Post-polio syndrome may decrease mobility and increase risk of pressure ulcers

Post-polio syndrome (PPS) symptoms may include fatigue, muscle weakness and decreased mobility. Decreased mobility renders people at risk of developing pressure ulcers (PU) if they are unable to reposition themselves.

As the world celebrates the highly successful polio eradication program, the challenge to maintain high vaccination rates around the world remains. There is also a growing need for health professionals with the knowledge to adequately treat the estimated 20 million people who are survivors of polio, 400,000 of which are in Australia.

The Australasia-Pacific Post-Polio Conference on 20 – 22nd September 2016 aims to address these challenges, and exchange knowledge about the diagnosis, treatment, and management of the post-polio condition across different age groups.

Focussed on the theme “Polio – Life Stage Matters”, the conference will be a platform for both polio survivors and health care providers to share research results and gold standard evidence-based clinical practise. As care for polio survivors involves many different disciplines, the three day conference will target professionals in the fields of rehabilitation medicine, allied health, nursing, neurology, orthopaedic surgery, and virology, as well as students in these areas.

The conference will be hosted by Polio Australia – the peak national body representing Australia’s polio survivors. Through this conference, Polio Australia will continue their mission to standardise quality information and service provision across Australia. This will work to ensure polio survivors have access to appropriate health care and the support required to maintain independence and make informed lifestyle choices.
Polio Australia has recruited a wide range of experts with a collectively broad skill set and experience base to contribute to the 2016 Australasia-Pacific Post-Polio Conference. Keynote speakers include physiatrist William DeMayo, director of Post-Polio Health International USA Joan Headley and Antonio Toniolo, virologist from Italy.

The program is close to being finalised, and delegate registration is now open at

For more information, please contact
Melanie Robertson
Marketing Manager, Interpoint Events.
Phone (02) 9660 2113

The shocking sound of…

…your patient crashing to the ground in the shower cubicle…and the bloodcurdling screams!

You took your patient to the shower, made sure she had everything, shampoo, soap, towels… ‘Just wait for me – I’ll come and take you back to your bed,’ you call as you hurry off to answer the buzzer of another patient. What just happened? She said she felt dizzy and slipped on the wet shower floor.

It could be the dementia, the diabetic peripheral neuropathy (numb feet) or the pain-killing medication she had this morning, or a combination of everything.

Can Slips, Trips and Falls be avoided?

Click on the link to ‘Slips, Trips and Falls: The ‘Nurse you’re killing me’ series’ 2013                       (# 1 best seller in personal injury law) and

Sharp Clinical Solutions for the Prevention of Falls 2014 or copy and paste in your browser. Could this have been avoided? In all probability it could have been… We just have to get rid of silly nursing rituals that put patients at risk of falling… Read about the alternatives in my books.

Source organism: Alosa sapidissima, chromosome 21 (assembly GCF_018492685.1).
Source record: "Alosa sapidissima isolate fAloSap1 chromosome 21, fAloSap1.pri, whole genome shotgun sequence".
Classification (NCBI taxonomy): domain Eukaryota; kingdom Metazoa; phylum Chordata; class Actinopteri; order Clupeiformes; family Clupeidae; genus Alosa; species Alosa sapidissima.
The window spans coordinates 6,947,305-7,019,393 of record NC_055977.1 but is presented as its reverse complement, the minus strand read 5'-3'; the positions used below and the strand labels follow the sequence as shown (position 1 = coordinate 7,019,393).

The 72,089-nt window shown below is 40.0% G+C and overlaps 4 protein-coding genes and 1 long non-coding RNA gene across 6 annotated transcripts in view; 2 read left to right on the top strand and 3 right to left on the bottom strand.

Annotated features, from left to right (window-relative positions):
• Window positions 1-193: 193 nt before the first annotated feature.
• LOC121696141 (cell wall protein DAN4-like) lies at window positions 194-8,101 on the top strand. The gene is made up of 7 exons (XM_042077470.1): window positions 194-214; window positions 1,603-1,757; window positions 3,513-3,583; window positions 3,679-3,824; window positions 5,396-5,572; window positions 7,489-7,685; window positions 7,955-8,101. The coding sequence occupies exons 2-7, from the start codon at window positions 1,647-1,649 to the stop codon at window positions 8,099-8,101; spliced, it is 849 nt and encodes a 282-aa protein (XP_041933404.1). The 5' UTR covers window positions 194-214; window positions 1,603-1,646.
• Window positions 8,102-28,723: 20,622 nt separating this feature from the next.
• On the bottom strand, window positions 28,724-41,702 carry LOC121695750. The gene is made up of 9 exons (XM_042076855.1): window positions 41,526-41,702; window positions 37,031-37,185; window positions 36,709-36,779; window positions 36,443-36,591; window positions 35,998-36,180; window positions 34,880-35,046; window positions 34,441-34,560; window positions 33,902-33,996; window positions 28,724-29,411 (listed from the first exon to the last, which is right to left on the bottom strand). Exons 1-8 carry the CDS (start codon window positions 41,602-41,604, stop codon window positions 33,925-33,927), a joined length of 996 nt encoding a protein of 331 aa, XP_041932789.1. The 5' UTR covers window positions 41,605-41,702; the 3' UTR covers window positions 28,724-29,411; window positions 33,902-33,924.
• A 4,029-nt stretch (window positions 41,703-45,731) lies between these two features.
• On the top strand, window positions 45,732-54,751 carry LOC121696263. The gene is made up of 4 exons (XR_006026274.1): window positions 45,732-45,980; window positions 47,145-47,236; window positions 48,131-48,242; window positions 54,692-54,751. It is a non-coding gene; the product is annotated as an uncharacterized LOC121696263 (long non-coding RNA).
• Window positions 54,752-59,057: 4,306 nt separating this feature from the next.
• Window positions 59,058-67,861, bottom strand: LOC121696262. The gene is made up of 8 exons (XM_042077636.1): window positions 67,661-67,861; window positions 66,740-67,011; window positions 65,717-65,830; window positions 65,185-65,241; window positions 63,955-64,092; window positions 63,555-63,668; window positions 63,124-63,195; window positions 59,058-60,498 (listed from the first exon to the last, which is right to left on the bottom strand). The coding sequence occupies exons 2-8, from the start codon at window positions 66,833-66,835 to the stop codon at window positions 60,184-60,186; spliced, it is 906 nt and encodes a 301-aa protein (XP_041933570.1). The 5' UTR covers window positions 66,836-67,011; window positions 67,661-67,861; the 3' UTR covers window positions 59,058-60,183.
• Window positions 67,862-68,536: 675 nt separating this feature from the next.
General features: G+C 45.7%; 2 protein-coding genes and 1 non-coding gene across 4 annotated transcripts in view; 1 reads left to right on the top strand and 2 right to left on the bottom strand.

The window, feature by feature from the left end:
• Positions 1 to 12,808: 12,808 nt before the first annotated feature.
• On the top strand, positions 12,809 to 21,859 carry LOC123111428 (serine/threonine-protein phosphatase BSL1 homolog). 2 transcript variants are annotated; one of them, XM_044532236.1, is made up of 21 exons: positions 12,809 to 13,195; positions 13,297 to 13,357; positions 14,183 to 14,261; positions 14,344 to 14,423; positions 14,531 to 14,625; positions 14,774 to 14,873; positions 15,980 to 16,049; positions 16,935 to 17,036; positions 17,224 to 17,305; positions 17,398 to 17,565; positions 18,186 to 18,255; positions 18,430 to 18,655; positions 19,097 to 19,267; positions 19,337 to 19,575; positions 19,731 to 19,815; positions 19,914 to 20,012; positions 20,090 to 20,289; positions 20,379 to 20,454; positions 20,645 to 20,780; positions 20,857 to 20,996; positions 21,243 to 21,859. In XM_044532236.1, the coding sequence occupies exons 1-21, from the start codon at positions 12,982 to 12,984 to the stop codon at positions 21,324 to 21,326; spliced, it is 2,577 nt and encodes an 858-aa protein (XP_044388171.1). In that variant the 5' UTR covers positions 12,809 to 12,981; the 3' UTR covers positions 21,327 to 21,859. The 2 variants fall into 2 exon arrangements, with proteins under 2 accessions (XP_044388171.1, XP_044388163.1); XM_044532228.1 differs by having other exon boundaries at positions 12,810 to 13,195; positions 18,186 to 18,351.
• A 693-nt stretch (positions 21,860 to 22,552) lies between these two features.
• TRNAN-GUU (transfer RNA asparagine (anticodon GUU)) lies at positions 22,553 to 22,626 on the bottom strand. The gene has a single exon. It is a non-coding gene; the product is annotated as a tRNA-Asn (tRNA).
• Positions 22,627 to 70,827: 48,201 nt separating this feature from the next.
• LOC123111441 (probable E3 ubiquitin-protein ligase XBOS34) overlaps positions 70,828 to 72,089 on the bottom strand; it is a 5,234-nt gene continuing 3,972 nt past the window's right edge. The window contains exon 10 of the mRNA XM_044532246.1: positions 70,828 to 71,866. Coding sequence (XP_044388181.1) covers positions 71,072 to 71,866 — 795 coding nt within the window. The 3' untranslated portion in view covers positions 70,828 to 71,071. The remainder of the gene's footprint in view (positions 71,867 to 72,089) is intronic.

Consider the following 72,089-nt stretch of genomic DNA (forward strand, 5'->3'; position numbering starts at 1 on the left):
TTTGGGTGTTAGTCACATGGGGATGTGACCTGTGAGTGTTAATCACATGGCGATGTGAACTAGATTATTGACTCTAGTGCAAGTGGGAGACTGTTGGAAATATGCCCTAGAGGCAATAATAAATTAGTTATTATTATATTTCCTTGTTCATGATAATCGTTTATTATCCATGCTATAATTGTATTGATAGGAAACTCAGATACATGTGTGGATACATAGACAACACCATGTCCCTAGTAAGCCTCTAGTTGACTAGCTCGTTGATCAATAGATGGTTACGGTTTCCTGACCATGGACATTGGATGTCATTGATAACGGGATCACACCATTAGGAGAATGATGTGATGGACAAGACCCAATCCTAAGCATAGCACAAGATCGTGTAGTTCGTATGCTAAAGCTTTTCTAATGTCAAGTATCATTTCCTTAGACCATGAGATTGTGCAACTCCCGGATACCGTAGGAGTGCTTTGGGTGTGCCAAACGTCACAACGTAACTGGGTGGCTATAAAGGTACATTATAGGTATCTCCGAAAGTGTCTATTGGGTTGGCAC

Slips, Trips and Falls: The ‘Nurse you’re killing me’ series.

My latest book “Slips, Trips and Falls: The ‘Nurse you’re killing me’ series. ASIN:BOOHJAAHLQ” has just been rated a # 1 best seller on Amazon. I am thrilled and delighted & really wanted to share this with you!

Click on the link or go to copy and paste “Slips, Trips and Falls: The ‘Nurse you’re killing me’ series. ASIN: BOOHJAAHLQ by Catherine A. Sharp” into the search bar.

You may also like to look at the companion book ‘Pressure Sores: The ‘Nurse you’re killing me’ series.

Here’s wishing you all a happy 2014 with no adverse events in your healthcare facility.


‘Outside the box’ thinking about pressure injury prevention.

Do you sometimes feel confused about pressure injury prevention?

Are you faced with having to read hundreds of pages of Guidelines, using time-consuming risk screening tools for every patient, then not knowing which alternating pressure air mattress to order, or worse still being told you don’t need a mattress – just keep repositioning the patient – and we know that won’t work.

Well you’re not alone…so let me make it easy for you. I know I am very ‘outside the box’ when it comes to common and recommended practice for pressure injury prevention, but I would rather be a …………..**

Find out what by clicking on this link below or copy and paste it into your browser

Feel free to share it with your colleagues. Check out my books on pressure injury prevention – you’ll see these when you click on the link above and read the article – and you’ll be able to click straight to the books.

Let me know what you’re doing in your workplace and what you think.

Email me at

Kate 🙂


Clinical judgement must override any score you get when using a numerical pressure ulcer risk assessment tool.

So how do you assess a patient using clinical judgement?

Ask the patient if they can:

1. lift their arms up / off the bed

2. lift their legs up / off the bed

3. roll from side to side


If the patient cannot perform these movements they are at risk of pressure injury / ulcer.


You can use this very quick and very simple 15 second assessment when you don’t have time to fill in a complicated, time-consuming, assessment tool that contains parameters that are irrelevant to pressure injury development e.g. incontinence and poor nutrition.